Edmonton’s Faulty Compost Digester Needs $6.7 Million Investment

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Edmonton’s long-life digestion facility needs millions of dollars in investment to keep poor-quality compost from ending up in the landfill and polluting the environment with plastic.

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The high solids anaerobic digester, which opened fully last year, needs an additional $6.7 million to build two screens and two blenders to filter waste and remove moisture, according to a staff report meeting at the municipal council on September 12. The original institution was budgeted at $30 million in 2013, but costs rose to $42 million in 2018.

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The facility uses micro-organisms to degrade waste without oxygen and produces “digestate” and biogas. The digestate is put into aeration boxes to create compost. It was designed to process up to 40,000 tonnes of waste per year.

But a business case recommending the new upgrades paints a damning picture of what the long-awaited install produces.

The digester was designed to work in tandem with the Edmonton Composting Facility (ECF). The ECF was closed in 2019 over safety concerns – it was partially closed after a roof collapsed the previous year and had suffered structural problems since at least 2017. The council voted last December to do not build a replacement.

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But without the screening provided to the ECF, the digestate now arrives at the processing site filled with waste, littering the Edmonton Waste Management Center (EWMC) site and adjacent wetlands, the business case says. The quality of the compost is so poor that it is sent to line the landfill.

“Status quo or inaction is not a practical option, as continued waste disposal at treatment sites is considered a significant environmental issue that cannot be ignored,” the business case states. .

“Compost is currently only used as a daily alternative cover for landfill as it does not meet the quality standard for other uses. This use of compost incurs a cost to waste services for the elimination.”

In addition to limiting the waste that escapes from the processing site, the improvements promise to more efficiently mix wood chips with digestate so they can be recycled instead of the city paying to dispose of them, and create a more marketable compost, according to a staff report.

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Digestate that has been screened and processed at the Edmonton Waste Campus.
Digestate that has been screened and processed at the Edmonton Waste Campus. Photo by Source: City of Edmonton, Business Case for Anaerobic Site Upgrade

Garbage Compost

Neil Kjelland, the city’s sustainable waste management manager, said the compost from the anaerobic digester is of poor quality because it’s made from organic waste extracted from the waste stream.

The city sells other high-quality composts in bulk made from organic material collected with seasonal yard waste that is much less contaminated, he said.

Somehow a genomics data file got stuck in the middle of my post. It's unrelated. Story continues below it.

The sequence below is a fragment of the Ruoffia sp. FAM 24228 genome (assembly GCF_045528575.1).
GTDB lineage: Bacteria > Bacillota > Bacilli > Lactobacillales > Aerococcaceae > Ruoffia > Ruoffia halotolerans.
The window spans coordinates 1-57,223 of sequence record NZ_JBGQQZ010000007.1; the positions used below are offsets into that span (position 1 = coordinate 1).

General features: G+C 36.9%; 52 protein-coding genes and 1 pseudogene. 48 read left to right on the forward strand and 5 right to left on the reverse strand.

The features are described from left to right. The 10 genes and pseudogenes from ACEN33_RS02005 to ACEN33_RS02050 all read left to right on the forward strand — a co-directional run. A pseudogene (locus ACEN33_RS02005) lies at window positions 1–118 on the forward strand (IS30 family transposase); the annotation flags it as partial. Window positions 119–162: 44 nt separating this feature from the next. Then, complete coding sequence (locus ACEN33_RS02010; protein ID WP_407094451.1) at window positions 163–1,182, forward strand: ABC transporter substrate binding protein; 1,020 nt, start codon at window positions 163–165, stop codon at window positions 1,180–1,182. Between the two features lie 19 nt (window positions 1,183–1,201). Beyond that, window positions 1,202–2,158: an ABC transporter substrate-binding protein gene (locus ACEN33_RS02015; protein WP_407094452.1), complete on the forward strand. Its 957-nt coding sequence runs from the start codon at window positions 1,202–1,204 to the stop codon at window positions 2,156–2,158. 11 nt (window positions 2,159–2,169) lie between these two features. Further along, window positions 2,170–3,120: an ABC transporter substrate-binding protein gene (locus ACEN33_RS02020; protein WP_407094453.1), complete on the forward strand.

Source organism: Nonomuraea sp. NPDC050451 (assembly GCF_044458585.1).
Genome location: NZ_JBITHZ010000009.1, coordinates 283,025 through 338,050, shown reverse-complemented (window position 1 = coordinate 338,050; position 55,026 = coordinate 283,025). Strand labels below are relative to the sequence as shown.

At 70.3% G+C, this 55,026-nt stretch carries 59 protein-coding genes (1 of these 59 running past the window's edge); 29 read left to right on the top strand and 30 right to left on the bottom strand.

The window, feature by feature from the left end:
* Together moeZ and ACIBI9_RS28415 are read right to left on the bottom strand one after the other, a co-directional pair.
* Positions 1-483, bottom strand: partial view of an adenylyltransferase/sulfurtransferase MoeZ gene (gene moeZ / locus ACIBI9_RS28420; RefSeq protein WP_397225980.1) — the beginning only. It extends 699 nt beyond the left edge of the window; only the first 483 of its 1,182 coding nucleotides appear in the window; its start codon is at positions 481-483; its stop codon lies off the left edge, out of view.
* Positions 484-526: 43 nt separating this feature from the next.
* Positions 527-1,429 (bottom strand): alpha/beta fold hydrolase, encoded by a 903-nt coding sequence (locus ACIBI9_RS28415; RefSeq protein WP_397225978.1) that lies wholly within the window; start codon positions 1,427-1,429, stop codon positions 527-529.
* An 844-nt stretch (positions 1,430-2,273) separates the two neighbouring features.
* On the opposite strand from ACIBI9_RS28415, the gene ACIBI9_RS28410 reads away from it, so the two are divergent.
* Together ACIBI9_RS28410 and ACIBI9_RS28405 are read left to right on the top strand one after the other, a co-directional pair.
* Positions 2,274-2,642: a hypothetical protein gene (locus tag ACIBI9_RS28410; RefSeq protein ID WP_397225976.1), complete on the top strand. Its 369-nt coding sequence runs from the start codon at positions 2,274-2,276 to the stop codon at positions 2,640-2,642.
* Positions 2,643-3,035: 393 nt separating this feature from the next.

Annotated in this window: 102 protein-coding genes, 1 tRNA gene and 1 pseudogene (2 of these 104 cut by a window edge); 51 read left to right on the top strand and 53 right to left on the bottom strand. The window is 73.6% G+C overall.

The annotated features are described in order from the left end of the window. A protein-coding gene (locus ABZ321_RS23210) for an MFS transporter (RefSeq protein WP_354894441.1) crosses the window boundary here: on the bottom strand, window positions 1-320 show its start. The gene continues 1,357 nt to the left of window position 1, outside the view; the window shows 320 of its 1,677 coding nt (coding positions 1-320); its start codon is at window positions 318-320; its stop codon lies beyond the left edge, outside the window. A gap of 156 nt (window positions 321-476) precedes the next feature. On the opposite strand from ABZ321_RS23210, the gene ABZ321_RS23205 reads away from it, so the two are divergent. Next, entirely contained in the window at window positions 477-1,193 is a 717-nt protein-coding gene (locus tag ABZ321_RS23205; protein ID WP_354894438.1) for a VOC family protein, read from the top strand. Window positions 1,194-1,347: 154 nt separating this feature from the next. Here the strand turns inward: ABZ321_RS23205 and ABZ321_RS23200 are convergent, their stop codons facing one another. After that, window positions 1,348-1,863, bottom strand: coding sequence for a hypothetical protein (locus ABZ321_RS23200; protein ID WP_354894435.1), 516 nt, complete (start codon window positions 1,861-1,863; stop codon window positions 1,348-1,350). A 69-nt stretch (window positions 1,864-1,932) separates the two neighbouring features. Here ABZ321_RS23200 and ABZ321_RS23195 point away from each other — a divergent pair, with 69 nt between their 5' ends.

“As compost suitable for all applications, we are also providing limited quantities of this compost free of charge to Edmontonians at eco-stations,” he said in an emailed statement Friday. “In addition, the organic material collected in the green carts is also turned into good quality compost, as it contains much less contamination.”

Kjelland said the new mixers will improve the way all organic materials are processed.

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“This will help filter contaminants (plastics, etc.) from organic material. It will also be used to pre-treat organic waste that will be sent to processing partners, to ensure they receive contaminant-free organic waste.

The 2017 business case for three-stream source separation, said organics from green bins would be treated at the anaerobic digestion site.

Last year, an estimated 40% of waste was not diverted from landfill.

Wood chips and plastic cannot be separated at the anaerobic digestion facility.  This means that these items go together in the landfill, although the wood chips can be recycled.
Wood chips and plastic cannot be separated at the anaerobic digestion facility. This means that these items go together in the landfill, although the wood chips can be recycled. Photo by Source: City of Edmonton, Digester Upgrade Business Case

The plan was to make a profit

Producing something the town can sell for a profit was part of the original plan when the anaerobic digester was first funded by the council in 2013.

The digester captures methane gas which can be burned to generate heat elsewhere on the waste management campus, create electricity and be sold.

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The documents available on the city’s website do not indicate whether or not the digester meets expectations. The responses provided by the city did not clarify the situation.

“Some of the gas was used to generate electricity which was used in our facility, fed back into the grid or sold. The subject matter expert who can provide revenue information is not available until next week,” Kjelland said.

The 2021-2022 annual business plan shows an intention to make gradations to better understand “the biomethane potential of waste” which will make it possible to create “key performance indicators expected from the cogeneration of electricity”.

The city has earned $235,000 from bulk compost sales so far this year, Kjelland said.

The digester site was built by Maple Reinders using BioFerm technology and is operated by Veolia, formerly known as Suez.

maple reindeer’ project website said the site can handle 48,000 tonnes of waste although the city says its capacity is 40,000.

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